When to seek help
It’s a good idea to contact your baby’s pediatrician if your little one doesn’t consistently respond to their name by the time their first birthday rolls around.
Your child’s doctor may suggest you have your little one’s hearing checked or that you schedule an evaluation with Early Intervention Services to see if you qualify for free therapy with a speech-language pathologist.
Researchers of a 2017 studyTrusted Source suggested that not reaching this milestone by 12 months may be an early marker of autism, social communication issues, or other developmental delays. It could also stem from hearing difficulties or a type of language disorder.


When Do Babies Recognize Their Name?
This development is a sign that the language building process is underway for your baby.
By Christian Dashiell Apr 09 2021, 3:30 PM

Your Interactive Infant
It doesn’t take long for infants to begin responding to the world around them. They will turn towards their mother or father’s voice almost from the outset and they will smile at smiling faces. And that sometimes leads to assumptions.

Parents may think their baby is responding to their name as early as four months, but that is probably not the case. They’re more likely giving attention to a familiar and comforting presence. But that’s good too! It’s a sign that their hearing is working well, they are exhibiting muscle control, and they are forming an attachment to you. Feel free to soak up the warm and fuzzy emotional payoff!

That said, typically, a baby will not recognize their name until around six months after they are born. It’s a key milestone and an early indicator of appropriate development — a sign that your baby is starting to work toward separation and independence. And while neither of those qualities will be fully realized until four or five, the process of baby realizing that you and they are separate beings is taking root during these early months.

How to Help Your Baby Learn Their Name
Between five and nine months old, your baby will start responding to their name instead of simply responding to your voice. Using their name repetitively tends to be an effective way to help them acquire and strengthen this ability once they are ready.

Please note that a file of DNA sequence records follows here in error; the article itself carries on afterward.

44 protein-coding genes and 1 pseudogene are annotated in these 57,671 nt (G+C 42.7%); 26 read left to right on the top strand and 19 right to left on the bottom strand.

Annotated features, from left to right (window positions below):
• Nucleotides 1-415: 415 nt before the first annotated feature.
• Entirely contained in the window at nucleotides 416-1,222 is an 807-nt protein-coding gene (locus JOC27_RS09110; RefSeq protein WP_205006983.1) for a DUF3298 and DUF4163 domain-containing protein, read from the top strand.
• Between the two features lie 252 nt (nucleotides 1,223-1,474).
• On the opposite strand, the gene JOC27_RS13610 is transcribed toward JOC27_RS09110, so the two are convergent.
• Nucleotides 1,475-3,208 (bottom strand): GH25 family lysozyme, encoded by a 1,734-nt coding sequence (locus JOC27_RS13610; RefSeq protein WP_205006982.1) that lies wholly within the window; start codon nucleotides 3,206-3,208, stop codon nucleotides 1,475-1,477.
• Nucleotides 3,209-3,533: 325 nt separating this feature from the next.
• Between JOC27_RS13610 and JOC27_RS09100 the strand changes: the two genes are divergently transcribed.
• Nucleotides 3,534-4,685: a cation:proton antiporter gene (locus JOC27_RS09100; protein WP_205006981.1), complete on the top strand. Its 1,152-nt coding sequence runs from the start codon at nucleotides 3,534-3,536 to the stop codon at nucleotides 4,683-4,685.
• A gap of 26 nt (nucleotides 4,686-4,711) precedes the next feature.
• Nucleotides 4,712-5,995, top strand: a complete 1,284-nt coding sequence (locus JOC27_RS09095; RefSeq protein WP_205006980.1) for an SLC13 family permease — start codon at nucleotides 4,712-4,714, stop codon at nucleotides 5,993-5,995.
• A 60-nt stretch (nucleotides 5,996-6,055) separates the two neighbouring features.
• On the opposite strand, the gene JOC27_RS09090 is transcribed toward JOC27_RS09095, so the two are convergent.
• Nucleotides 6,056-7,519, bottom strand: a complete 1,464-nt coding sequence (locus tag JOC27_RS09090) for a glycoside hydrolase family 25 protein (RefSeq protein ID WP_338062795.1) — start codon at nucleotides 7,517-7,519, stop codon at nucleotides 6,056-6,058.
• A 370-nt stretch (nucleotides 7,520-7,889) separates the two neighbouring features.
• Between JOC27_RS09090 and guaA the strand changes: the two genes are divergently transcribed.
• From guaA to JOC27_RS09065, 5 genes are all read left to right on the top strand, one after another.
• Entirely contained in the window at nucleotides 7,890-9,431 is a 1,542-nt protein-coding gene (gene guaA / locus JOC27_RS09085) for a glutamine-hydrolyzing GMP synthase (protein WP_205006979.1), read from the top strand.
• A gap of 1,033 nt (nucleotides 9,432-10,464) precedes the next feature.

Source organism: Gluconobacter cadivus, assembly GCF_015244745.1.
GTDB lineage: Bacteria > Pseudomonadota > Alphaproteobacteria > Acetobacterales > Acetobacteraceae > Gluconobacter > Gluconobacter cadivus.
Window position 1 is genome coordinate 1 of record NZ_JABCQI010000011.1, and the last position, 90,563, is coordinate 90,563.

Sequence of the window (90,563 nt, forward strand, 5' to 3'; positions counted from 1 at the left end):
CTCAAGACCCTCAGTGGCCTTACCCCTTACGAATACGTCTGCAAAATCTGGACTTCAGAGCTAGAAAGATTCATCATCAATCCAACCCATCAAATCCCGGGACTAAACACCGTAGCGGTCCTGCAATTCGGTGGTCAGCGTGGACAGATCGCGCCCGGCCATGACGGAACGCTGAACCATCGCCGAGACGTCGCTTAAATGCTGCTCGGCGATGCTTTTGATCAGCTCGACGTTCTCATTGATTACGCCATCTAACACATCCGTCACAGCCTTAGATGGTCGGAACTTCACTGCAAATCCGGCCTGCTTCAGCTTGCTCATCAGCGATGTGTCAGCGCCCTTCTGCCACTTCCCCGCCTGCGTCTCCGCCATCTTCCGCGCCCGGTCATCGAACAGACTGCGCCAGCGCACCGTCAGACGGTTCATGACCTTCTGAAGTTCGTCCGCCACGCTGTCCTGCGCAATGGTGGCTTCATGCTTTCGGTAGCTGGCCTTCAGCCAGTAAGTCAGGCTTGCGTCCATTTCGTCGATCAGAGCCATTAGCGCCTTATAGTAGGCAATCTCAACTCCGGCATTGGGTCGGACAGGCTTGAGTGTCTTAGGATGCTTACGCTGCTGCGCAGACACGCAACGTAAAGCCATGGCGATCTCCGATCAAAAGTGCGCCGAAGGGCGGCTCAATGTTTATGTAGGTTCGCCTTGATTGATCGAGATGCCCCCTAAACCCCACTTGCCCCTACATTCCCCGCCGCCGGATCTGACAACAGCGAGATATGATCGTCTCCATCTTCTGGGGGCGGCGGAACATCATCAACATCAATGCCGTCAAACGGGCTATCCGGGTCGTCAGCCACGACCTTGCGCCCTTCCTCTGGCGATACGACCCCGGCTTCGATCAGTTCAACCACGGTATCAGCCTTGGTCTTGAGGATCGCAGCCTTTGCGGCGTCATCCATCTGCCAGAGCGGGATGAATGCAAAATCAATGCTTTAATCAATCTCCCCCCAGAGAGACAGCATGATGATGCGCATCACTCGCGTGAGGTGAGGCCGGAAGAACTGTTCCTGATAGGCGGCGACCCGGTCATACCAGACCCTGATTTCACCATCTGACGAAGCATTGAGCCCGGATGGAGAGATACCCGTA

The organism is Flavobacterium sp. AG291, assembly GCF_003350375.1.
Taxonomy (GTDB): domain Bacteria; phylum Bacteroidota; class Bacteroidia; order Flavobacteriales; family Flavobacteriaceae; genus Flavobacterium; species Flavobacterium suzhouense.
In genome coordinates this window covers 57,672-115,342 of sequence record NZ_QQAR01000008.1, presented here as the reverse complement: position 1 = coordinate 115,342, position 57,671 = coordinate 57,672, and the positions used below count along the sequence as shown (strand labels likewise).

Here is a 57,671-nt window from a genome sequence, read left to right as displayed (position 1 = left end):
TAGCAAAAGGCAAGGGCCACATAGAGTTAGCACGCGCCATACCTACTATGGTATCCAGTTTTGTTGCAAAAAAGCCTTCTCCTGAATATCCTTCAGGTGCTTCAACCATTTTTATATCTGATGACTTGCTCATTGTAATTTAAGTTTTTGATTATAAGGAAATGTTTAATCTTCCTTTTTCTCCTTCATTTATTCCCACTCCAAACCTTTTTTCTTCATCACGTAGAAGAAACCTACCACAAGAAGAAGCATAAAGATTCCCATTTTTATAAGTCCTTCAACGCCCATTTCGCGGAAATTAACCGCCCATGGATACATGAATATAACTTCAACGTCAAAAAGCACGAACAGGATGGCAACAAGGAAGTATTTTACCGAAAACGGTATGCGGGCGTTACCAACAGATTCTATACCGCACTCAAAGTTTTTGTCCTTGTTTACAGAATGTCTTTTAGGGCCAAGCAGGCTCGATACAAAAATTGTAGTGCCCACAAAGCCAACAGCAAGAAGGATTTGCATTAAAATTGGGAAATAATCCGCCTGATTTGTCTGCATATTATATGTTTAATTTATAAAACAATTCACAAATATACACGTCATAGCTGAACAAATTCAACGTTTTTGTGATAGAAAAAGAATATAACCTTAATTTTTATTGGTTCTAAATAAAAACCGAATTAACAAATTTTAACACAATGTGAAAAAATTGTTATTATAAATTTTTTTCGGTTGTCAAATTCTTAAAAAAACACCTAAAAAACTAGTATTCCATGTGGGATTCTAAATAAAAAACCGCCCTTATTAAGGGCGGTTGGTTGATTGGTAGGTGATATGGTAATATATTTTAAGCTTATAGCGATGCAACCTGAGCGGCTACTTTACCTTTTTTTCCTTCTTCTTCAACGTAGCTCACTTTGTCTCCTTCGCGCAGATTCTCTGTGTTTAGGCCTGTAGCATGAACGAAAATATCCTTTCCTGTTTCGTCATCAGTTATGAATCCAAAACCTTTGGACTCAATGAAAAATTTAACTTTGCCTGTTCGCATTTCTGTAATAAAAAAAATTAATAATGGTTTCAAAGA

An affectionate tone of voice, warm facial expressions, and avoiding the use of nicknames will all help your baby associate their name as their own while helping them link you with love and safety. Talking your way through everyday parenting activities like diaper changes, feedings, and playtime while referring to your baby by name will encourage both object specificity as well as general language acquisition.

What If My Baby Doesn’t Respond to Their Name?
If by nine months old your baby isn’t responding to their name, pay attention to how they are communicating and discuss it with your healthcare provider during their one-year checkup. A simple response-to-name test administered by a trained professional is an effective tool for identifying and treating possible developmental disorders.

“From a speech and language perspective, issues with name recognition can be a sign of receptive language issues as well as a delay in social-communication skills,” says Dr. Caitlin Raaz, Assistant Profesor of Audiology and Speech-Language Sciences at University of Northern Colorado. But the good news is that there are a variety of interventions.

“The majority of early intervention models are parent/family-centered,” notes Dr. Raaz. “This means that the therapist primarily works with the parent, providing training and support so they can act as the child’s therapist. This model can be extremely effective because a parent is a child’s first and most important teacher.”